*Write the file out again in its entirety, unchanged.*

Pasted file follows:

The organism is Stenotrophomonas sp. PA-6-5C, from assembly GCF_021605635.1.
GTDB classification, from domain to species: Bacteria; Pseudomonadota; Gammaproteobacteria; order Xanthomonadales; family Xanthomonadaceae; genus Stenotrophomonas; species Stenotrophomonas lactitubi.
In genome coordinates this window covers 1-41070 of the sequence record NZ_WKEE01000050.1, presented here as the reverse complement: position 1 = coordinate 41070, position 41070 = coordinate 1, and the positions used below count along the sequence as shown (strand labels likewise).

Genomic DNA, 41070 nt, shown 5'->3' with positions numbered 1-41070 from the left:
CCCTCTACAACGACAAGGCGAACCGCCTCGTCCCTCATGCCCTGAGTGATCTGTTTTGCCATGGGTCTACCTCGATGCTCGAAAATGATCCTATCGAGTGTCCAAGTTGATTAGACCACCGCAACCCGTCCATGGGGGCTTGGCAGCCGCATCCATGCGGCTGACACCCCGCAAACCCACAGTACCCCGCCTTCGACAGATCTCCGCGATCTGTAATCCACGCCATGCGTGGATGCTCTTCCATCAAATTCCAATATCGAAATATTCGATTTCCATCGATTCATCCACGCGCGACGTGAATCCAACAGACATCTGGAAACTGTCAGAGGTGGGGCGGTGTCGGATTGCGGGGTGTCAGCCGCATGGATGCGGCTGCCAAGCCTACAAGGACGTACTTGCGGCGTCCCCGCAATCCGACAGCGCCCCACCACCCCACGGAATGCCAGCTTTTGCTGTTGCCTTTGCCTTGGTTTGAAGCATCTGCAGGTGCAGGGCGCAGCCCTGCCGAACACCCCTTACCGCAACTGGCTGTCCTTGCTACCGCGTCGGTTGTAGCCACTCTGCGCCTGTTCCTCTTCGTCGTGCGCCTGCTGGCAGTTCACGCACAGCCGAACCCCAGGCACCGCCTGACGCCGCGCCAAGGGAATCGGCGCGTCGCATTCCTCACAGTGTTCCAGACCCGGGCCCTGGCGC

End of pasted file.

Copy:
The organism is Stenotrophomonas sp. PA-6-5C, from assembly GCF_021605635.1.
GTDB classification, from domain to species: Bacteria; Pseudomonadota; Gammaproteobacteria; order Xanthomonadales; family Xanthomonadaceae; genus Stenotrophomonas; species Stenotrophomonas lactitubi.
In genome coordinates this window covers 1-41070 of the sequence record NZ_WKEE01000050.1, presented here as the reverse complement: position 1 = coordinate 41070, position 41070 = coordinate 1, and the positions used below count along the sequence as shown (strand labels likewise).

Genomic DNA, 41070 nt, shown 5'->3' with positions numbered 1-41070 from the left:
CCCTCTACAACGACAAGGCGAACCGCCTCGTCCCTCATGCCCTGAGTGATCTGTTTTGCCATGGGTCTACCTCGATGCTCGAAAATGATCCTATCGAGTGTCCAAGTTGATTAGACCACCGCAACCCGTCCATGGGGGCTTGGCAGCCGCATCCATGCGGCTGACACCCCGCAAACCCACAGTACCCCGCCTTCGACAGATCTCCGCGATCTGTAATCCACGCCATGCGTGGATGCTCTTCCATCAAATTCCAATATCGAAATATTCGATTTCCATCGATTCATCCACGCGCGACGTGAATCCAACAGACATCTGGAAACTGTCAGAGGTGGGGCGGTGTCGGATTGCGGGGTGTCAGCCGCATGGATGCGGCTGCCAAGCCTACAAGGACGTACTTGCGGCGTCCCCGCAATCCGACAGCGCCCCACCACCCCACGGAATGCCAGCTTTTGCTGTTGCCTTTGCCTTGGTTTGAAGCATCTGCAGGTGCAGGGCGCAGCCCTGCCGAACACCCCTTACCGCAACTGGCTGTCCTTGCTACCGCGTCGGTTGTAGCCACTCTGCGCCTGTTCCTCTTCGTCGTGCGCCTGCTGGCAGTTCACGCACAGCCGAACCCCAGGCACCGCCTGACGCCGCGCCAAGGGAATCGGCGCGTCGCATTCCTCACAGTGTTCCAGACCCGGGCCCTGGCGC